Of work and toil, of love and life, of crooks and pioneers...

Mary Kelly, queen of pageants, wrote in 1936 that ‘We must be an optimistic people, for, in spite of the notorious uncertainty of our climate, we continue to produce pageants and outdoor plays.’ (1) Over 70 years later this proved to still be true when the Imagined Land Village Pageant took place in Tasburgh last month.
For three weekends running in September the Village Hall was full of activity. During the first weekend costumes were made to reflect the four main periods of the Pageant – the Victorian, Medieval, Saxon and Iron Age; beautiful bright banners were being sewn together and embroidered; and outsized sheep were being constructed. The sheep were chosen as a symbol for the pageant partly because the earthworks are known locally as the ‘sheep field’.
During the second weekend, these activities continued, enhanced by singing and performance rehearsals in the midst of it all – there was a lovely buzz of creative activity on the Saturday when I turned up with my guitar, ready to join in with the band. In the two days running up to the big day, many of the makers and performers were in the school helping the pupils to learn their parts for the Victorian story, compose a Saxon song, and find out where to stand to show the position of the Saxon buildings at the earthworks.
On Saturday 16th the rain came. We had a very soggy dress rehearsal, the rain tipping down as we stood in the middle of the field practising the medieval peasant sketch. We all looked considerably more medieval by the end of it.
Miraculously the rain stopped at about 6.30 that evening just as everyone gathered to set off. Even more surprising was the fact that our audience was not put off by the weather – the crowd of participants and onlookers stretched along the road from the Village Hall to the site, many of them carrying one of the seventy lanterns that had been made during earlier workshops.
The pageant told the story of Tasburgh through four different scenes – a poignant story of a Victorian grandmother who watched her son struggle with drink, inspired by the Temperance medallion found during the test pits sessions and the research on the village in the 19th century; a pantomime-like sketch with two grubby peasants and the snooty Lord of the Manor, inspired by the research on Manors; an inter-active scene where children marked out where the Saxon village once stood,  informed by the geophysical survey; and for the finale, as it got dark, an atmospheric story about the hunting of a boar during the Iron Age, written during the creative writing sessions, and enhanced by a beautiful sculpture made specially by a local artist.
All this was accompanied by a newly formed village choir singing songs written and composed by local participants - including the Tasburgh Song:
Join us as we tell a tale of Tasburgh
Join us as we march along the years
Join us as we sing a song of Tasburgh
Of work and toil, of love and life, of crooks and pioneers. 
The photographs were taken by Gary Diggenes who said 'It was a wonderful day and I feel honoured to have been there.' It was a truly uplifting event, and I expect to find myself humming the Tasburgh Song next time I carry out a site survey.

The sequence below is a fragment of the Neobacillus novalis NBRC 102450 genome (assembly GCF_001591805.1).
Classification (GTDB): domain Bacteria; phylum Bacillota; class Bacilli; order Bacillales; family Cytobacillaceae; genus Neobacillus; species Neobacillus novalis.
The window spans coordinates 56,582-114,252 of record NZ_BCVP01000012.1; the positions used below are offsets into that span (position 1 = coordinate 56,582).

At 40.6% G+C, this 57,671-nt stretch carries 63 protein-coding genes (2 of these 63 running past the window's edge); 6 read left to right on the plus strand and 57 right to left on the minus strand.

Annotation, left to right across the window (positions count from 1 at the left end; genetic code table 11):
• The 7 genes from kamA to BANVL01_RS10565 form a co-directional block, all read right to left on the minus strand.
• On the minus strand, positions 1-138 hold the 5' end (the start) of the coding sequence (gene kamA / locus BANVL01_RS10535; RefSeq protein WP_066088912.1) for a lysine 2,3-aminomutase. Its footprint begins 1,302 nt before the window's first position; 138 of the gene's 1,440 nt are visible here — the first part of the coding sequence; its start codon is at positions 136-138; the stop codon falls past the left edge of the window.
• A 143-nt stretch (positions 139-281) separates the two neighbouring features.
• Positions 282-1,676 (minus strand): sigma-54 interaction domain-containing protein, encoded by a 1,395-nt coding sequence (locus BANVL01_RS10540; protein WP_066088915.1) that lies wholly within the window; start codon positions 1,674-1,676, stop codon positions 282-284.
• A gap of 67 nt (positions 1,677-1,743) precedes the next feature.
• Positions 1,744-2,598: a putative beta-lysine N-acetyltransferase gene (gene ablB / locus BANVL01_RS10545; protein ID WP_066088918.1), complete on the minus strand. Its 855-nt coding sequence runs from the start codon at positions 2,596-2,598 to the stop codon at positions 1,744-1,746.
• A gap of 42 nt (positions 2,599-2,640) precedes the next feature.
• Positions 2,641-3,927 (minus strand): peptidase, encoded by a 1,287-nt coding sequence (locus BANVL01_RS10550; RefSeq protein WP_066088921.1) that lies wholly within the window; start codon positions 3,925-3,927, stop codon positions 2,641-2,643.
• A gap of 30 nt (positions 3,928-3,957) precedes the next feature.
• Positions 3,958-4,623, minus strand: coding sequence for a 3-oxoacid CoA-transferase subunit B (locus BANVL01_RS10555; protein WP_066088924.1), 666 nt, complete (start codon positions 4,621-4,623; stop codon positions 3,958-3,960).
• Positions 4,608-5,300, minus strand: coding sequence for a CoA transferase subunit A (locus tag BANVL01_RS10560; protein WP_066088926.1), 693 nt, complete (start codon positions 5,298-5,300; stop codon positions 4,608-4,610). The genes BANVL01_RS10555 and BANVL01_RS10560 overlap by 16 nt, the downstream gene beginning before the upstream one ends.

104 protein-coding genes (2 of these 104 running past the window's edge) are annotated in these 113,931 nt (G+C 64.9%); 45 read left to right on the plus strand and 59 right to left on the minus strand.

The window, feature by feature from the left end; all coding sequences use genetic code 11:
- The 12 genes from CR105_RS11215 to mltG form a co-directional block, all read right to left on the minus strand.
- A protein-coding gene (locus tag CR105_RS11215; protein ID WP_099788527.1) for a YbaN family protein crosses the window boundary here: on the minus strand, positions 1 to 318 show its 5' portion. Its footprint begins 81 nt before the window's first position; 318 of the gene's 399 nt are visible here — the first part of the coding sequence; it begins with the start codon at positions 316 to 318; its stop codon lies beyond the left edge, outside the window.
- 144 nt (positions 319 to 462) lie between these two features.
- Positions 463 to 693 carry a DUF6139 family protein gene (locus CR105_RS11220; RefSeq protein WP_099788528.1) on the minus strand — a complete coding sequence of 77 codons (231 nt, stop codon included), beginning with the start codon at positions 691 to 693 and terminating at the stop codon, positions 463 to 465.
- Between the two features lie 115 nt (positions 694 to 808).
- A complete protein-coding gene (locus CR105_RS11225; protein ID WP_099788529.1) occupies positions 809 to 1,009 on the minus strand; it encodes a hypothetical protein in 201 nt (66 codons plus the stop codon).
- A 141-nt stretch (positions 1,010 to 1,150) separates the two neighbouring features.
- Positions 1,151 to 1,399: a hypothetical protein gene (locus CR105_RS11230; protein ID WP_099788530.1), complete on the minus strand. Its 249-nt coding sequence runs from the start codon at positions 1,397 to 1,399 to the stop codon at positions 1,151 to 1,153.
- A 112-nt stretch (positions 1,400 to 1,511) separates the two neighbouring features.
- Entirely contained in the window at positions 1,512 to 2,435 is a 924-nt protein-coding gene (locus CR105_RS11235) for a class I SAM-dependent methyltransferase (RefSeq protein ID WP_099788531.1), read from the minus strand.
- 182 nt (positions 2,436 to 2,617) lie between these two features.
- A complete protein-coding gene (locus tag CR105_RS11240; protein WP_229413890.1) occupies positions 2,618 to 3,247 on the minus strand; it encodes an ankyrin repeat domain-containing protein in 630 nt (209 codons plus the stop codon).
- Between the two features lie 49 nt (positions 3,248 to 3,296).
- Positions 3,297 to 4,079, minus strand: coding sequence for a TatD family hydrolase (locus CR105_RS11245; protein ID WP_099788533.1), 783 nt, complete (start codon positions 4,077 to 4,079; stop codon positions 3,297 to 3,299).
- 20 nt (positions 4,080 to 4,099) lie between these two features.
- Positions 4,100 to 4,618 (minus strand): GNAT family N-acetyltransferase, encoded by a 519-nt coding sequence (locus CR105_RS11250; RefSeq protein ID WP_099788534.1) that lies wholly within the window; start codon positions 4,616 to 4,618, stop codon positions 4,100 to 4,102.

(1)  Mary Kelly How to make a pageant (1936) London (Thanks to Simon Floyd for bringing this to my attention)

News in brief

  • NAT Annual Outing, Saturday 4 November 2017:  West Stow Anglo-Saxon Village, near Bury St Edmunds, Suffolk. Opportunity to visit West Stow Anglo-Saxon village.  The ‘village’ is the only early Anglo-Saxon settlement reconstructed on the original excavated site.  There are seven buildings to explore  www.weststow.org
Visits begin with a short DVD introduction followed by a tour of the Anglo-Saxon Village led by a specialist member of staff. There will then be time to explore the buildings on your own, and visit the Museum and West Suffolk Archaeology gallery where finds from the settlement, the cemetery and other local sites can be seen, with replicas to handle.  There is a gift shop and a café available on site.
We plan to leave by coach at 9.30am (pick-up venue Caistor Roman Town – parking will be available on field south of main car park) and return by 17.00 latest.
Cost will be £16 for NAT members/CRP associate members, £18 for non-members.
To book:
Please email info@norfarchtrust.org.ukto book places on the coach. 
Please indicate whether you wish to book lunch in the café, or whether you will bring a packed lunch.
Payment will be requested once the outing is confirmed (dependent on numbers).
  • Saturday 7 October ‘What is Icenian Coinage?’ Dr John Talbot. NNAS Joint lecture with the Prehistoric Society. Lectures begin at 2.15pm at the Town Close Auditorium, Castle Museum, Norwich. Lectures are free to all members; non-members are most welcome and are asked to leave a small donation. www.nnas.info/activities
  • Thursday 12 October 2.00pm ‘Understanding Medieval Churches: Insights from a Craft Guild’. Dr Stephen L'Normand and Colin Howey, the Master Mason and Clerk of the Stonemason's Guild of St Stephen and St George. The Green Room, Norfolk Record Office, The Archive Centre. Free, no need to book.
  • Saturday 14 October 2.30 pm St Edmund and St Æthelthryth: ‘A Tale of Two Houses’. Rebecca Pinner (Lecturer in Late Medieval History, UEA) NAHRG Lecture. Thomas Paine Lecture Theatre, UEA. Non-members are welcome to try a couple of meetings (no charge) before joining. www.nahrg.org.uk
  • Thursday 26 October 7.30pm ‘The Anglo-Saxon Cemetery at Great Ryburgh’. Matthew Champion. Friendship Hall, Aylsham (opposite The Feathers public house on Cawston Road). Aylsham Local History Society: non-members £3 alhs.weebly.com